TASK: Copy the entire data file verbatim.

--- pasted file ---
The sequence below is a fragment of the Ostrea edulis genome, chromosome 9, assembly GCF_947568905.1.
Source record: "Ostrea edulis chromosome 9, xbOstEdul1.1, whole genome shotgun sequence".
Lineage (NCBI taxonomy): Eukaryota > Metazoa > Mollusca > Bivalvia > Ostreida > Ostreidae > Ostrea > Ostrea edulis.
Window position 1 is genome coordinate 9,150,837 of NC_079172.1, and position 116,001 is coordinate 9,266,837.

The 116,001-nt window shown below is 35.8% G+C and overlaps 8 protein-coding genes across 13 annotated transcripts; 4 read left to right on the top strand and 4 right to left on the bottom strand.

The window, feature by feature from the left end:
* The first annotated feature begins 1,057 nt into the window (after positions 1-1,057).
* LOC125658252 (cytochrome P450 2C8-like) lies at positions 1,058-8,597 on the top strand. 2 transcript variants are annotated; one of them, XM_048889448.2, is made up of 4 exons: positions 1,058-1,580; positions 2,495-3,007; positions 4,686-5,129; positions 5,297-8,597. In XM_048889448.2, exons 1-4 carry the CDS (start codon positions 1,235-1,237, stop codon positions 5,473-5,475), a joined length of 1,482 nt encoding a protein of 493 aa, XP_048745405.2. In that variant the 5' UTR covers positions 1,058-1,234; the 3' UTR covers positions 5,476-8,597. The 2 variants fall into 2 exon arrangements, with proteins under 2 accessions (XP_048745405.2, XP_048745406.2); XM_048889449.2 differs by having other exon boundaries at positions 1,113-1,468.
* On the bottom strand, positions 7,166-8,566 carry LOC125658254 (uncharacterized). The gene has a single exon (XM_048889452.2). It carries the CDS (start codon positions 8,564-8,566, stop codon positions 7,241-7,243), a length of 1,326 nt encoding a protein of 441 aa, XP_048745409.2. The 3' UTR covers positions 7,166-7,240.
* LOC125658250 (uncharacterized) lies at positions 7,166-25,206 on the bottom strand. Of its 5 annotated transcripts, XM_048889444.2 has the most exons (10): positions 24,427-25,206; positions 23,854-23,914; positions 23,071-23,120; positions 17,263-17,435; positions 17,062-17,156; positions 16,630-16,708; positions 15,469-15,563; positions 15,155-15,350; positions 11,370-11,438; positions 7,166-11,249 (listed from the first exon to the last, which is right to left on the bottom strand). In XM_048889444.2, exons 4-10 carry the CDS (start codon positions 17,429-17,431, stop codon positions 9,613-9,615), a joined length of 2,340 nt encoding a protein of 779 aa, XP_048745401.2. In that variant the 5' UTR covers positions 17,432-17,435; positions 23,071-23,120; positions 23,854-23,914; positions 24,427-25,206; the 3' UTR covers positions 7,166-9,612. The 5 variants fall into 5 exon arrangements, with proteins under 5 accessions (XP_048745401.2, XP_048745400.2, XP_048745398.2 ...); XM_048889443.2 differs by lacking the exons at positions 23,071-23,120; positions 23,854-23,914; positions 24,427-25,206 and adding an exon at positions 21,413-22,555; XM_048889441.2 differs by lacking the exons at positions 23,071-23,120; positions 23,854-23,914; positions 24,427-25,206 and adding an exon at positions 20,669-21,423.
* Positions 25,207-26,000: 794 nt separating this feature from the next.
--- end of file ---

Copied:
The sequence below is a fragment of the Ostrea edulis genome, chromosome 9, assembly GCF_947568905.1.
Source record: "Ostrea edulis chromosome 9, xbOstEdul1.1, whole genome shotgun sequence".
Lineage (NCBI taxonomy): Eukaryota > Metazoa > Mollusca > Bivalvia > Ostreida > Ostreidae > Ostrea > Ostrea edulis.
Window position 1 is genome coordinate 9,150,837 of NC_079172.1, and position 116,001 is coordinate 9,266,837.

The 116,001-nt window shown below is 35.8% G+C and overlaps 8 protein-coding genes across 13 annotated transcripts; 4 read left to right on the top strand and 4 right to left on the bottom strand.

The window, feature by feature from the left end:
* The first annotated feature begins 1,057 nt into the window (after positions 1-1,057).
* LOC125658252 (cytochrome P450 2C8-like) lies at positions 1,058-8,597 on the top strand. 2 transcript variants are annotated; one of them, XM_048889448.2, is made up of 4 exons: positions 1,058-1,580; positions 2,495-3,007; positions 4,686-5,129; positions 5,297-8,597. In XM_048889448.2, exons 1-4 carry the CDS (start codon positions 1,235-1,237, stop codon positions 5,473-5,475), a joined length of 1,482 nt encoding a protein of 493 aa, XP_048745405.2. In that variant the 5' UTR covers positions 1,058-1,234; the 3' UTR covers positions 5,476-8,597. The 2 variants fall into 2 exon arrangements, with proteins under 2 accessions (XP_048745405.2, XP_048745406.2); XM_048889449.2 differs by having other exon boundaries at positions 1,113-1,468.
* On the bottom strand, positions 7,166-8,566 carry LOC125658254 (uncharacterized). The gene has a single exon (XM_048889452.2). It carries the CDS (start codon positions 8,564-8,566, stop codon positions 7,241-7,243), a length of 1,326 nt encoding a protein of 441 aa, XP_048745409.2. The 3' UTR covers positions 7,166-7,240.
* LOC125658250 (uncharacterized) lies at positions 7,166-25,206 on the bottom strand. Of its 5 annotated transcripts, XM_048889444.2 has the most exons (10): positions 24,427-25,206; positions 23,854-23,914; positions 23,071-23,120; positions 17,263-17,435; positions 17,062-17,156; positions 16,630-16,708; positions 15,469-15,563; positions 15,155-15,350; positions 11,370-11,438; positions 7,166-11,249 (listed from the first exon to the last, which is right to left on the bottom strand). In XM_048889444.2, exons 4-10 carry the CDS (start codon positions 17,429-17,431, stop codon positions 9,613-9,615), a joined length of 2,340 nt encoding a protein of 779 aa, XP_048745401.2. In that variant the 5' UTR covers positions 17,432-17,435; positions 23,071-23,120; positions 23,854-23,914; positions 24,427-25,206; the 3' UTR covers positions 7,166-9,612. The 5 variants fall into 5 exon arrangements, with proteins under 5 accessions (XP_048745401.2, XP_048745400.2, XP_048745398.2 ...); XM_048889443.2 differs by lacking the exons at positions 23,071-23,120; positions 23,854-23,914; positions 24,427-25,206 and adding an exon at positions 21,413-22,555; XM_048889441.2 differs by lacking the exons at positions 23,071-23,120; positions 23,854-23,914; positions 24,427-25,206 and adding an exon at positions 20,669-21,423.
* Positions 25,207-26,000: 794 nt separating this feature from the next.